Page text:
Most companies by now have made their footprint in social media, including on leading platforms such as Facebook and Twitter. With 500 million Tweets being sent per day, companies need to get creative to come up with enough content to engage their consumers. One popular technique is to send Tweets that contain links to third-party content, along with some discussion relating the content to the company’s own products or services. This has become such a common practice that some may not consider whether there could be any liability associated with this practice, and how they may best avoid it.
We recently reported on a much anticipated ruling regarding when hyperlinking is lawful in Europe. In this post we will discuss when you may see copyright or trademark liability for this activity under U.S. law, and best practices for avoiding such liability. Be sure to read to the end of this post for our “top ten” guidelines!
First, the good news. Linking per se is generally not actionable under U.S. copyright or trademark law (phew!). In fact, most websites encourage linking. Many news outlets and other content providers use technology on their sites that allows users to share the content on Twitter, Facebook or other platforms by simply clicking an icon. Also, content providers may favor linking because the more links that are established to their site, the higher their site will be ranked in response to Internet searches. Finally, the content providers are getting new traffic to their website that they may not have without the links, which most sites would welcome.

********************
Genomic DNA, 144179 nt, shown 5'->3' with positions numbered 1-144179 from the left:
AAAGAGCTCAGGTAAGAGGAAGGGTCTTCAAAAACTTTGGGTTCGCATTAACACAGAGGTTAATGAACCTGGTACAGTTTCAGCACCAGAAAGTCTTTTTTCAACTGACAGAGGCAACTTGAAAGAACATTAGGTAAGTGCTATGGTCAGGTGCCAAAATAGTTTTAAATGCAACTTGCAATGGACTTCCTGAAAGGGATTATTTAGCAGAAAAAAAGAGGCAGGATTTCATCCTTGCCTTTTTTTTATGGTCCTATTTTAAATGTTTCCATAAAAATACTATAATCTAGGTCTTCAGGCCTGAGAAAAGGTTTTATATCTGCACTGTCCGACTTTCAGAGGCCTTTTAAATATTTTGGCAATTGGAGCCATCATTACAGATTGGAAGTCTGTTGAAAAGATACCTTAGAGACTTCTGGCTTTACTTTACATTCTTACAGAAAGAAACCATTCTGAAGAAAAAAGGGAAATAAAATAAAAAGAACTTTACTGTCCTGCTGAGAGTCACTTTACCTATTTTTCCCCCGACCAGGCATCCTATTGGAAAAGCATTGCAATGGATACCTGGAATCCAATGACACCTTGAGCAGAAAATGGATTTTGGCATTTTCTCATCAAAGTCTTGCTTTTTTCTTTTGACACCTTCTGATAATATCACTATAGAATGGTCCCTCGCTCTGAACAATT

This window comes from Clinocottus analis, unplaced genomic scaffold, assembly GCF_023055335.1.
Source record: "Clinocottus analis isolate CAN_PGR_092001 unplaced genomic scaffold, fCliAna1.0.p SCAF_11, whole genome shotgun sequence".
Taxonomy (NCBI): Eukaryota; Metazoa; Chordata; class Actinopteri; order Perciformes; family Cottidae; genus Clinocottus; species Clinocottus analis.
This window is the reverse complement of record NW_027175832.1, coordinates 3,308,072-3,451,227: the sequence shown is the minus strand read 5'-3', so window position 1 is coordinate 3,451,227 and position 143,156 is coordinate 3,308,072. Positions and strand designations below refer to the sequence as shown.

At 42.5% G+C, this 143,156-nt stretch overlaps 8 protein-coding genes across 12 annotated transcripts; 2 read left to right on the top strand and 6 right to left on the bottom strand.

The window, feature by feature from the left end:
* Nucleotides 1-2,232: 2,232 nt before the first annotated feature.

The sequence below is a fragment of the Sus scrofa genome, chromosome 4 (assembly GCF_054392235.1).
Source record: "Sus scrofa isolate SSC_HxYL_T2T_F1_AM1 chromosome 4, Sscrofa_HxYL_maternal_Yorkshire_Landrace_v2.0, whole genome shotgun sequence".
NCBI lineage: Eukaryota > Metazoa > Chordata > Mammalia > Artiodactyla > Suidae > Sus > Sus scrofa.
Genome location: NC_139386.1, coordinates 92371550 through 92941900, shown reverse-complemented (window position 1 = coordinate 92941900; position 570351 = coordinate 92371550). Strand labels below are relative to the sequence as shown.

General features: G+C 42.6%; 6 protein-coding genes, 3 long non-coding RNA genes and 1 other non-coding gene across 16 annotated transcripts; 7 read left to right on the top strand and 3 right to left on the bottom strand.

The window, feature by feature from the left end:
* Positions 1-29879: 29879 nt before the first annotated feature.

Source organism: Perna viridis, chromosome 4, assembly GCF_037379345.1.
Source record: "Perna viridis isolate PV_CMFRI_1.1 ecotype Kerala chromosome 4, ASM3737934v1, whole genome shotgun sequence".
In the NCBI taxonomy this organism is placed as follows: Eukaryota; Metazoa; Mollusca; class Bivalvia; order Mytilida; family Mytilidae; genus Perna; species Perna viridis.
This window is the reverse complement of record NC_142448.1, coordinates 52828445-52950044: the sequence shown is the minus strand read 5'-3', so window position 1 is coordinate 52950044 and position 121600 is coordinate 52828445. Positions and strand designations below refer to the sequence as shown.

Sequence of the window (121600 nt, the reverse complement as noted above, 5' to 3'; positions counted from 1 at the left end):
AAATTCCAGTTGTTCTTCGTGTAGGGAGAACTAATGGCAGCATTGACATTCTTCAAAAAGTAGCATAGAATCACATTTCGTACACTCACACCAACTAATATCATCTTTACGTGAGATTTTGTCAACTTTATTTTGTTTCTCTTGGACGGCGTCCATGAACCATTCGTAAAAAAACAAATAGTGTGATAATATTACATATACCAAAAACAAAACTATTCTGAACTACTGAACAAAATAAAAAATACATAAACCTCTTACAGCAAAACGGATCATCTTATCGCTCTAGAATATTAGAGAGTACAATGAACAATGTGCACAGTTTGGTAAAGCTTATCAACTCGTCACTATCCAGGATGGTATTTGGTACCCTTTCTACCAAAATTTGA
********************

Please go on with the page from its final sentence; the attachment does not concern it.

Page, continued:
One specific example of how liability may potentially arise is if a company uses a protected work (such as a design or company logo) as an icon, or a trademark or service mark found on the linked site, as the underlined text in the link. However, simply using a tradename as underlined text in a link (such as the name of the news outlet from which the linked content was published) should be deemed a fair use.
As another example, framing and in-line linking (i.e. where the linked content appears within a webpage hosted by the company creating the link) has a greater potential of creating confusion, because the linked content can be distorted or displayed without proper attribution. Also, the URL at the top of the page would be the URL for the company’s webpage, rather than for the content owner. Companies should ensure they are linking directly to genuine content, rather than linking to the content framed in their own webpage (or content appearing on any third-party infringing page, for that matter).
Even where liability potentially may be shown, several defenses may be available, include implied licensing, fair use, de minimis infringement and the DMCA safe harbors. Under implied license, one could argue that by placing a publicly accessible site on the Internet, a content provider is granting an implied license to others to link to it – after all, the Internet is a series of interconnected links. Of course, implied licenses can be revoked, so if a content provider sends a cease and desist letter regarding an unwanted link, it would be prudent to remove the link rather than to rely on one of these other defenses.
To assist companies in steering clear of liability when linking to third-party content, we developed the following “top ten” guidelines:
Click here to view table.